Preparation & planning
- Research the 'known faults' for your vehicle, and address them after comparing various experts' recommendations.
- A well maintained and recently serviced 4X4, with low-range gearing. The service must include all filters (air, oil & fuel) and all oils (engine, gearbox, transfer case, differentials).
- Professional underbody inspection especially transmission, driveshafts, axles, wheels, brakes, steering, suspension, exhaust.
- Professional engine bay inspection especially water pump, radiator, alternator, starter motor, manifold, belts, hoses, battery mounts.
- Quality mud-terrain or all-terrain tyres in good condition, definitely not retreads, deflators for airing down and a portable compressor for airing up.
- Fit underbody protection only if you have to, it adds a lot of weight which puts increased strain on the transmission and drive-train.
- It's a good idea to carry a fire extinguisher, make sure it's secured tightly.
- Spare parts and fluids, as appropriate for your particular make of vehicle.
- Plus the following: hoses, jubilee clips, baling wire, large cable-ties, fuses, bulbs, belts, duct tape, WD40, nuts & bolts, tyre valves etc.
- Breathalysers, warning triangles, hi-viz jackets and headlight deflectors are required in most of Europe. You must also have a casualty grade first aid kit.
- Carry a reasonable selection of your most commonly used tools.
- Your vehicle must be equipped with a CB radio, in proper working order.
- A 20L jerry can of diesel, mounted on the outside of the vehicle.
- Recovery gear including strops and shackles, and a good shovel.
- Inspect your engine bay, undercarriage and the condition of your tyre sidewalls, at the end of each day's driving.
- It is good practice to blow out your air filter after a day of dusty driving, and obviously check oil and water levels at the same time.
- Inspect your undercarriage and the ground under the vehicle every morning, to check for any oil, water or fluids leaking.
- You do not need to modify your vehicle, but uprated suspension (for strength not lift) is absolutely the single best investment you can make to your vehicle.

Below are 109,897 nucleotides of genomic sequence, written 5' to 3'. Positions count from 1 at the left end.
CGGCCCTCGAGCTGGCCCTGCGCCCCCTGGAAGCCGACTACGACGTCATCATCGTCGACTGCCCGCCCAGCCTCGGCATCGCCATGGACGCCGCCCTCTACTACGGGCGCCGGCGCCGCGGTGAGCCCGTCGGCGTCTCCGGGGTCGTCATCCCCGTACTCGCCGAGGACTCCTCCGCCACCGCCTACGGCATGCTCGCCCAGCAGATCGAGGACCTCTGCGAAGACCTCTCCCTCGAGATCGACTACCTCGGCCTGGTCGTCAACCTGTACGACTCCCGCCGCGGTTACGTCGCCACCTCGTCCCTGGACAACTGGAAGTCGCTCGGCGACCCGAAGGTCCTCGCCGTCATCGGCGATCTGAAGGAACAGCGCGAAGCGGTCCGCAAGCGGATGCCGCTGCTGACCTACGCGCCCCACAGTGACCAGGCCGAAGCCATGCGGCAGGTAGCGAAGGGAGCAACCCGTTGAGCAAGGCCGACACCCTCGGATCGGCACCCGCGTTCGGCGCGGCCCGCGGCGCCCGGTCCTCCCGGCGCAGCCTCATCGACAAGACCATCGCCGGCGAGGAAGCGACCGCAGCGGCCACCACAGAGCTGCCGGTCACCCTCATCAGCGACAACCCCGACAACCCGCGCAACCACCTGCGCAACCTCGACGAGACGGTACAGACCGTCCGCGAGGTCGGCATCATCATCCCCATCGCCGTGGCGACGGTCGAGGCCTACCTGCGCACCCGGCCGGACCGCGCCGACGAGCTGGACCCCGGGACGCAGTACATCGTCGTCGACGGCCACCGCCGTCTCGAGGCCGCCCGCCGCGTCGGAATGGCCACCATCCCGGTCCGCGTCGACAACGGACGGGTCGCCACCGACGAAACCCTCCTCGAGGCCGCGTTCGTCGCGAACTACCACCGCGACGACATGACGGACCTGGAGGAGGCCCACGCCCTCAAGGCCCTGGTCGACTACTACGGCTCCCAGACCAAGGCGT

Do not over-prepare your vehicle. Weight is a killer; not just fuel, but increased strain on the whole driveline and transmission. Do not tamper with factory fitted systems.
- Passport valid for at least 6 months after your return, with any visas you require.
- Vehicle registration document.
- Letter of permission if you are not the registered owner.
- Driving license.
- Visa for Algeria. We will obtain this for you, included as part of our service.
- Ferry tickets. For Morocco and Western Sahara we will obtain this for you and provide you with it at the pre-start briefing, during the evening before day 1. For Algeria this is included in the tour fee and is emailed to you in advance.
- Debit and credit cards, remember to advise your bank in advance.
- European vehicle breakdown and recovery insurance.
- Medical insurance including repatriation.
- European health insurance card.
- Inoculations as recommended by your GP, ask them also to prescribe a course of broad-spectrum antibiotics.
- Destination map(s), it's good fun to mark up the route at the end of the trip.
- Temporary vehicle import document for Morocco and Western Sahara. We will process this for you, and provide you with it at the pre-start briefing.
- Third party insurance (green card) for Morocco and Western Sahara, available from some UK insurers or purchased at the port of entry.
- Keep handy in the vehicle a list of important contact numbers.
- Sleeping bags and a tent, we recommend a quality canvas roof-tent, which has been well secured to the roof of the vehicle.
- If using a ground tent, you will need mattresses or camping stretchers, and a heavy-duty groundsheet.
- Remember we'll be camping in the wild some nights, so consider your lighting requirements when preparing.
- Camping chairs are a necessity and so is a travellers picnic kit incl bowl, for the cutlery and crockery you will need.
- Shovel, loo paper, plus the usual bathroom necessities and creature-comforts, wet-wipes and a shower towel.
- Consider one of our comfortable hygienic toilet stools, for the nights we are camping out.
- Camera and binoculars.
- Sunscreen, hats, sunglasses, and suitable protective clothing and footwear, as appropriate for the terrain: sandals and boots or trainers.
- You will probably appreciate having insect repellent.
- It's worth bringing a selection of outdoor clothing to cover all eventualities.
- Carry your own snacks and drinks for the longer spells in the car, these can regularly be purchased in the larger villages and towns.
- Bottled water is widely available, but carry plenty and avoid dehydration by drinking it frequently.
- Ensure that you carry enough water to be able to do your washing up etc on the nights we are camping wild.
- If you like a few beers in the evening, bring them along sensibly packed out of sight. Buying alcohol in Morocco is possible, but it is an expensive exercise.
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